Robert ‘Bob’ Thomson

Robert ‘Bob’ Thomson

GUILDERLAND — A quiet and kind man, Robert Jewett Thomson was cheerful and loving, his wife said. He worked as a civil engineer and had a passion for sailing.

“He baked in the sun from babyhood on. He just loved the water,” said his wife, Lois Thomson. He grew up near the Atlantic, on Manhattan, joining the Coast Guard right after high school, and then he built sailboats with his own hands for family outings.

He died peacefully on the evening of Sunday, July 17, 2016, at the Daughters of Sarah Senior Community Nursing Center. He was 89.

Born and raised in the Washington Heights section of Manhattan in New York City, Mr. Thomson’s father, Samuel, was an attorney and his mother, Anne, was a secretary at Columbia University.

Known to friends and family as “Bob,” Mr. Thomson went through public schools, graduating from the Bronx High School of Science in 1945. “He was smart,” said his wife.

Immediately after high school, he joined the United States Coast Guard at the end of World War II. After the war, he earned a bachelor’s degree in civil engineering from the City College of New York.

“We got together, believe it or not, playing contract bridge in New York City,” said his wife. “We were in this great big tournament and we got put together because we were bad players,” she said with a laugh.

The couple married on June 27, 1953 in Yonkers.

The marriage lasted — 63 years — as did the bridge playing. “We played all of our lives with friends from Guilderland Center and Altamont,” said Mrs. Thomson. “I still play bridge.”

When Mr. Thomson got a job with the Mobile Oil Company as a project engineer for a tank farm, the couple moved from New York to New Haven, Connecticut. He was transferred several times, ending in Albany.

Mr. Thomson then went to work for Niagara Mohawk Power Company and the couple settled on Main Street in Guilderland Center, where Mr. Thomson volunteered as a firefighter. As part of his job, he earned a master’s degree in business administration from The College of Saint Rose in Albany.

In 1963, the Thomsons moved to 104 Grand St. in Altamont, and Mr. Thomson volunteered in the village’s fire department. “We loved the village,” said Mrs. Thomson. “It was our very, very favorite place.” The Thomases lived there for 45 years and raised their children in the Grand Street home — Alan is now a professional musician, and Cheryl is a lifeguard and swimming instructor at the Guilderland YMCA.

“As a father and as a person, Bob was a very gentle man. He was quiet. Everybody liked him,” said Mrs. Thomson.

Mr. Thomson loved his work and also loved his recreation, she said. “He built beautiful, beautiful furniture,” said Mrs. Thomson, naming among his pieces “a cute cobbler’s bench coffee table” now at their daughter’s house and a round dining table made of solid cherry.

“He signed up for adult education at Guilderland High School and used their equipment in shop classes,” said Mrs. Thomson. “The instructors were glad to have him because he didn’t need any help.”

His carpentry masterpieces were his sailboats. He built two. The first was small and the Thomsons would take it on a trailer to Warners Lake in the Helderbergs or on further trips to Lake George and Martha’s Vineyard. “I learned how to fit in a sailboat,” said Mrs. Thomson.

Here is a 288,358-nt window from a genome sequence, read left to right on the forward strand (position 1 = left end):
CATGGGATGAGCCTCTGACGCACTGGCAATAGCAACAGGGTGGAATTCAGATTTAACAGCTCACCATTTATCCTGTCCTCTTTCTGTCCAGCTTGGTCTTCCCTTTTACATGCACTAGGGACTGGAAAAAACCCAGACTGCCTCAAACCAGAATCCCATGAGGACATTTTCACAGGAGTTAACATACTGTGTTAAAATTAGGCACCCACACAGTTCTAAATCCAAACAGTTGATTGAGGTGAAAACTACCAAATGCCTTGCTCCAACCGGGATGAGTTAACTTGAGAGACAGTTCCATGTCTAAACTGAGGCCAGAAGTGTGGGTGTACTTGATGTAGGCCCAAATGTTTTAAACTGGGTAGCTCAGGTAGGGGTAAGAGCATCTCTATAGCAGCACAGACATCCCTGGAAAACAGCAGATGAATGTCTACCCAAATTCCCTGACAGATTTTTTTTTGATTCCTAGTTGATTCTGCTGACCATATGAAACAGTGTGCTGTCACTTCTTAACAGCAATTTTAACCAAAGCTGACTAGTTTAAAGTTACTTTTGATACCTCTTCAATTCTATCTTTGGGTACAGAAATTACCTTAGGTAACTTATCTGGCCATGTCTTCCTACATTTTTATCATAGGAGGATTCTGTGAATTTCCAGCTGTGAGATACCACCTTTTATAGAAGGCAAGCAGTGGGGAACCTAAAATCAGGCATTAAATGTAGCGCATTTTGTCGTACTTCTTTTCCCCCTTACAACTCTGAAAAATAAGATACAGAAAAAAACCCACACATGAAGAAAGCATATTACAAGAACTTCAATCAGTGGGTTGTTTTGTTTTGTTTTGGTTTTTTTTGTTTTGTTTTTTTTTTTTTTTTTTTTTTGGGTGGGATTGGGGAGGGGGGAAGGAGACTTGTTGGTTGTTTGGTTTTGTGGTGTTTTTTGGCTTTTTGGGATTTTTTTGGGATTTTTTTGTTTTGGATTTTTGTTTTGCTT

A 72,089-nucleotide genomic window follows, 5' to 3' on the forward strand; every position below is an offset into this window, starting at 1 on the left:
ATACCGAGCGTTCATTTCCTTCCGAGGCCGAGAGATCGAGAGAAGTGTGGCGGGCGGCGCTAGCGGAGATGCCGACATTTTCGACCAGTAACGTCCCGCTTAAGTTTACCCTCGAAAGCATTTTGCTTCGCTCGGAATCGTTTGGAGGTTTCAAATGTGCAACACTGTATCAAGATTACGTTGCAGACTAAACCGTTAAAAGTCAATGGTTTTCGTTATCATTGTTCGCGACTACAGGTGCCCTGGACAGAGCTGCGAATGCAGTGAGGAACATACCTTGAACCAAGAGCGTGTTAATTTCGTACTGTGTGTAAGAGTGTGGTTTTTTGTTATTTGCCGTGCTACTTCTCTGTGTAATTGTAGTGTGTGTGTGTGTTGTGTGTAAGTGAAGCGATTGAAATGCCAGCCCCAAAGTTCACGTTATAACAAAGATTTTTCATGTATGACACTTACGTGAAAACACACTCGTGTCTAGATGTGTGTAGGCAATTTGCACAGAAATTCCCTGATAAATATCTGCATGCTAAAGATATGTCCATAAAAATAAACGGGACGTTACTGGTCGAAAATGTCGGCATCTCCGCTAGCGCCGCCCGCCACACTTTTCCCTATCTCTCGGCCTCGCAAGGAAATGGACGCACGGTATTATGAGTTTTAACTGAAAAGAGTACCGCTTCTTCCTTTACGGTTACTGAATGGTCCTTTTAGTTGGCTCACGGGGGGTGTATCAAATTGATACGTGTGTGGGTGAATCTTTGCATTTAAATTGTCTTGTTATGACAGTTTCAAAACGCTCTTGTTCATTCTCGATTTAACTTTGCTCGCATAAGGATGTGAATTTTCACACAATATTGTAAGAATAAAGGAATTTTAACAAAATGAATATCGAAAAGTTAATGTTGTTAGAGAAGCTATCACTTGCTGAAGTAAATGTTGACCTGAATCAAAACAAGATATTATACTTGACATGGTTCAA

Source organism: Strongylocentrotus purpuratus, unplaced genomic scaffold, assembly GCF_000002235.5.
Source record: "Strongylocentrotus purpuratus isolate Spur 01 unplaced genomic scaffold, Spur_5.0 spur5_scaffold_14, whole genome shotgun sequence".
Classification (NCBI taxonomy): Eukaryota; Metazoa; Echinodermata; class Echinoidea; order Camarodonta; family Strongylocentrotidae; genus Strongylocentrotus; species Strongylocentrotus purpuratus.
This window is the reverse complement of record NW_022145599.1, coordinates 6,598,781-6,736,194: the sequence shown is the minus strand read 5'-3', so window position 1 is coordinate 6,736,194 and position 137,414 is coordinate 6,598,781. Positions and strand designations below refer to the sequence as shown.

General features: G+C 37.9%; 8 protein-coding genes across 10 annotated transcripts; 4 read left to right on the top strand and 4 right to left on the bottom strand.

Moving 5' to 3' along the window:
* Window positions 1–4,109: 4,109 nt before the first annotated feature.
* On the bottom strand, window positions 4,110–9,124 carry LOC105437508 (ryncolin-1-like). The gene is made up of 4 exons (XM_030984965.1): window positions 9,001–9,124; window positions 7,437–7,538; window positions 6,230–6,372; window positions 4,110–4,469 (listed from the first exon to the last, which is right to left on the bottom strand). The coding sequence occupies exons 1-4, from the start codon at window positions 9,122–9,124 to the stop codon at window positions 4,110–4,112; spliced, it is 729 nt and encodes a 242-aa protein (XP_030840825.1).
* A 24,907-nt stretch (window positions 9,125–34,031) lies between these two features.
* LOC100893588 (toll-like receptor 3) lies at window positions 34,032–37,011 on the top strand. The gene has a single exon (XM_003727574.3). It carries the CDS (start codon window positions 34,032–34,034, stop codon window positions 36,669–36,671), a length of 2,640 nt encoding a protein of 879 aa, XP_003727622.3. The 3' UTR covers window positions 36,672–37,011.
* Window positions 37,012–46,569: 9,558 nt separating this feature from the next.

Then he built a larger sailboat. And after that, the Thomsons bought two more in succession.

All of them were named The Larc, with a letter coming from each of the family member’s first names — Lois, Alan, Robert, and Cheryl — each boat was distinguished with its own Roman numeral.

While Mr. Thomson was expert in handling a large sailboat by himself, the couple also enjoyed taking cruises. They did lots for fun together, besides playing bridge. They loved attending concerts and the theater. They also did all different kinds of dancing together — square, round, and ballroom. “We were out two or three nights a week,” said Mrs. Thomson.

Mr. Thomson was involved in other activities, too. He sang in the Bethlehem Senior Chorus. He served for years on the Guilderland Zoning Board. And he was an active active member of the First Unitarian Universalist Society of Albany.

“He was very friendly in a quiet, subdued way,” said his wife. “He was liked by all his friends. He was a wonderful father and husband.”


Robert Jewett Thomson is survived by his wife, Lois Thomas; his daughter, Cheryl Reda and her husband, Vincent, his son, Alan Thomson and his wife, Nancy Perini; and his granddaughter, Amber Rose Reda.

At his request, his remains will be used by the Anatomical Gift Program at the Albany Medical College to serve others through research.

A memorial service will be held at a later date.

Memorial contributions may be sent to the First Unitarian Universalist Society of Albany: 405 Washington Ave., Albany, NY, 12206.

— Melissa Hale-Spencer

More Obituaries

  • Kathryn Crane Shultes

    Kathryn Crane Shultes started her career at the Pentagon and ended as a book binder. She died at The Atrium Health Center in Red Bank, New Jersey on Thursday, Dec. 31, 2020. She was 97.

  • Henry Brezinski

    BERNE — Henry Brezinski, a long-time, beloved superintendent of the Berne-Knox-Westerlo schools, died peacefully from natural causes on Jan 7, 2021 he was 95.

    He was born in Lebanon, New Hampshire on Nov. 3, 1925.

  • SCHOHARIE — Carl H. Burnham Sr., a Korean War veteran who worked as an equipment operator and loved animals, died Tuesday, Dec. 29, 2020. He was 75.

The Altamont Enterprise is focused on hyper-local, high-quality journalism. We produce free election guides, curate readers' opinion pieces, and engage with important local issues. Subscriptions open full access to our work and make it possible.